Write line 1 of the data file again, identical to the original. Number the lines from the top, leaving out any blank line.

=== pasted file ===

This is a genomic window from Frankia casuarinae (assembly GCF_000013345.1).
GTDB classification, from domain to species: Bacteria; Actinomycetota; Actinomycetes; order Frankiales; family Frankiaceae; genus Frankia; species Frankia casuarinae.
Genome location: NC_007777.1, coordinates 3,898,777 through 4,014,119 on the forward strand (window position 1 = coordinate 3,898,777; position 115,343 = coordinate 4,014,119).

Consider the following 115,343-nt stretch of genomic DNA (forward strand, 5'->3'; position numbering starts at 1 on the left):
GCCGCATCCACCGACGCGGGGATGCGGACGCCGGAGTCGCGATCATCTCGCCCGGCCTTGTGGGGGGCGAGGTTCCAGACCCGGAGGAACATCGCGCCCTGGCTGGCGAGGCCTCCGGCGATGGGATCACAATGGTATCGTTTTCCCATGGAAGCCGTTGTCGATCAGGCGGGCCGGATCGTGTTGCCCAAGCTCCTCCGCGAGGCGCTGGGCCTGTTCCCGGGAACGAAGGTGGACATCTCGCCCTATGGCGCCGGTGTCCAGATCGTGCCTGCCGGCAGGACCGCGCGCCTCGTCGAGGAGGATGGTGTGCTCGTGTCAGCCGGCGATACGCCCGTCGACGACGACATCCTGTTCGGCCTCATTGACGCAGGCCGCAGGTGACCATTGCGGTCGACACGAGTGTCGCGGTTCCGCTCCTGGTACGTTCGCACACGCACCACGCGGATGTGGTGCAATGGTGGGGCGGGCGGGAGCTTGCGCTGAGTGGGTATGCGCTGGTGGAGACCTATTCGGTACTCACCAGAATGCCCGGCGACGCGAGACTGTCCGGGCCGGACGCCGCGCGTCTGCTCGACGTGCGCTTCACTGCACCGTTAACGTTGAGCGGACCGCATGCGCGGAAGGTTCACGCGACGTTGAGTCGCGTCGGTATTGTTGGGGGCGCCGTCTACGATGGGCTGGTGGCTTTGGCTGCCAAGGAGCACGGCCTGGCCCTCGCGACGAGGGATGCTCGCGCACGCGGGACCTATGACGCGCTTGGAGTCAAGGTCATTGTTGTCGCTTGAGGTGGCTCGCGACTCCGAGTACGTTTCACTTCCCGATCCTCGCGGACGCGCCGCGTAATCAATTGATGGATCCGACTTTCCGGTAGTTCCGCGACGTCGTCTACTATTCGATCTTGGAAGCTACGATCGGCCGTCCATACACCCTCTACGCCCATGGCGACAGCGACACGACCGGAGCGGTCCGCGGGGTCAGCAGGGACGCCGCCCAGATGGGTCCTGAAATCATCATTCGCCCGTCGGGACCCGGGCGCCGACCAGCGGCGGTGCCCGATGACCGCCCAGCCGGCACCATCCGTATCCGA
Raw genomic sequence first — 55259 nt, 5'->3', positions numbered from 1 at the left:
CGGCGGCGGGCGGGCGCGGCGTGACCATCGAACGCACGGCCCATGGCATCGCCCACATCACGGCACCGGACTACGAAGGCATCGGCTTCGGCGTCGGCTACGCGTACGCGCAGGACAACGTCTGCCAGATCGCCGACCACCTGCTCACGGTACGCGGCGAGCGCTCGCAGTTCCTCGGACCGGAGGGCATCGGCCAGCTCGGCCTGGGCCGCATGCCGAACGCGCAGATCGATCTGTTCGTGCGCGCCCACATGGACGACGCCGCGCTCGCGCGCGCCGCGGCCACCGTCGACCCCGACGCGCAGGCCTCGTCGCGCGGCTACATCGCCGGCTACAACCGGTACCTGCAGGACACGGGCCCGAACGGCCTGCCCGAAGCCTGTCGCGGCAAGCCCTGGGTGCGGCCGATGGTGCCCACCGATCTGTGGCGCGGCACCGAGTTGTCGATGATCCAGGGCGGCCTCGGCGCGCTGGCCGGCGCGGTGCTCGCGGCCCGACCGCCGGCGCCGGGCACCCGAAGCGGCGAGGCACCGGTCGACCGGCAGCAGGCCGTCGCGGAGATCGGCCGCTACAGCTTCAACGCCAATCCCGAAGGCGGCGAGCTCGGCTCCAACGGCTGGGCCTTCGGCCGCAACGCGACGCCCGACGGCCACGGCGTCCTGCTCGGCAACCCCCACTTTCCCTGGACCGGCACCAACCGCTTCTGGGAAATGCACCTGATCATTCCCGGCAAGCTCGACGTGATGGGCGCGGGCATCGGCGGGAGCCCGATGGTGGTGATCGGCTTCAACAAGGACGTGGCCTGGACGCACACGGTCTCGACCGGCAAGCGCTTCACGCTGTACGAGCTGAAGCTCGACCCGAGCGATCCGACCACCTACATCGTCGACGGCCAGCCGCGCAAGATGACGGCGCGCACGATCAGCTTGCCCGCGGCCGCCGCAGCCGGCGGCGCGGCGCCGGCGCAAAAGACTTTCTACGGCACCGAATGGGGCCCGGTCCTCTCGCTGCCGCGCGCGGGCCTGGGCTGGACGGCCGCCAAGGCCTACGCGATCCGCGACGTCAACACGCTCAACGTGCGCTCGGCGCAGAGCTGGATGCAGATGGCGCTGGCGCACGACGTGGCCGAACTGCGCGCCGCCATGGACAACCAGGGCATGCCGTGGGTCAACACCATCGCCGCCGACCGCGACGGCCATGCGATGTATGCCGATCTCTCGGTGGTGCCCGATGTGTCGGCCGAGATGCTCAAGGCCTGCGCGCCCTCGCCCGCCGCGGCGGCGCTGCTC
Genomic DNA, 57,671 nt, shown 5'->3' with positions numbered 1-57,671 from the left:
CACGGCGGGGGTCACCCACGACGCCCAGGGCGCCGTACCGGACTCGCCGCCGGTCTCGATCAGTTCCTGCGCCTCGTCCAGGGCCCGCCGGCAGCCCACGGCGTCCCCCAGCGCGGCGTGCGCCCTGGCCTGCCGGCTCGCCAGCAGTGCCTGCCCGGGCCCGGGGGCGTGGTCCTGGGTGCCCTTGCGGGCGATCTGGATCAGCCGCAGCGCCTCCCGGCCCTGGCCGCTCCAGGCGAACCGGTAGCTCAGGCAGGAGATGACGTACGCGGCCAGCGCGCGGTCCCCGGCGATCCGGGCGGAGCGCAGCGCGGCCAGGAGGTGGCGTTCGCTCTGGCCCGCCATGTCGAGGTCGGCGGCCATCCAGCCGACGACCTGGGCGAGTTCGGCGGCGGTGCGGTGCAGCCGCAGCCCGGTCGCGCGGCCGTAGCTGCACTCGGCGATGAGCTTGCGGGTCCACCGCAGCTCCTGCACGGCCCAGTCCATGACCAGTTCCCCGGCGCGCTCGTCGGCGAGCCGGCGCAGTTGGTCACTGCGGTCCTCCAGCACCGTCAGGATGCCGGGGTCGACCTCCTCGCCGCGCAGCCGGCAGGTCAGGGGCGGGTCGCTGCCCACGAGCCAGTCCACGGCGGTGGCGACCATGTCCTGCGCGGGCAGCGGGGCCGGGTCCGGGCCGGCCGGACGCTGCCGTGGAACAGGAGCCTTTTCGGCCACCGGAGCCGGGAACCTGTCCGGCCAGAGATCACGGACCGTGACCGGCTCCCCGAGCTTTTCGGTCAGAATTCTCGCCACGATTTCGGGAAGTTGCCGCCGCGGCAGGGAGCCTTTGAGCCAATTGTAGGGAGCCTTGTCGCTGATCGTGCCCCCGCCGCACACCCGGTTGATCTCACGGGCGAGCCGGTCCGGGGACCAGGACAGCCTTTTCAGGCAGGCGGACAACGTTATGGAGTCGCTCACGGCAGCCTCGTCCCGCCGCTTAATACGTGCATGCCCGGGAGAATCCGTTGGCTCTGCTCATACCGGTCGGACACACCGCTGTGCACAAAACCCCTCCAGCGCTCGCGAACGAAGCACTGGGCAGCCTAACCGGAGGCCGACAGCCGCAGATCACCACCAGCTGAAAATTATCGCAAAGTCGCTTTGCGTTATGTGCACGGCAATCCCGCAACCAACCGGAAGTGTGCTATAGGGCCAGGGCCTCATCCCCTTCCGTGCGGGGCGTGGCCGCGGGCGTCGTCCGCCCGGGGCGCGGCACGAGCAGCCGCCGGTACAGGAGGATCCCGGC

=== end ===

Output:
This is a genomic window from Frankia casuarinae (assembly GCF_000013345.1).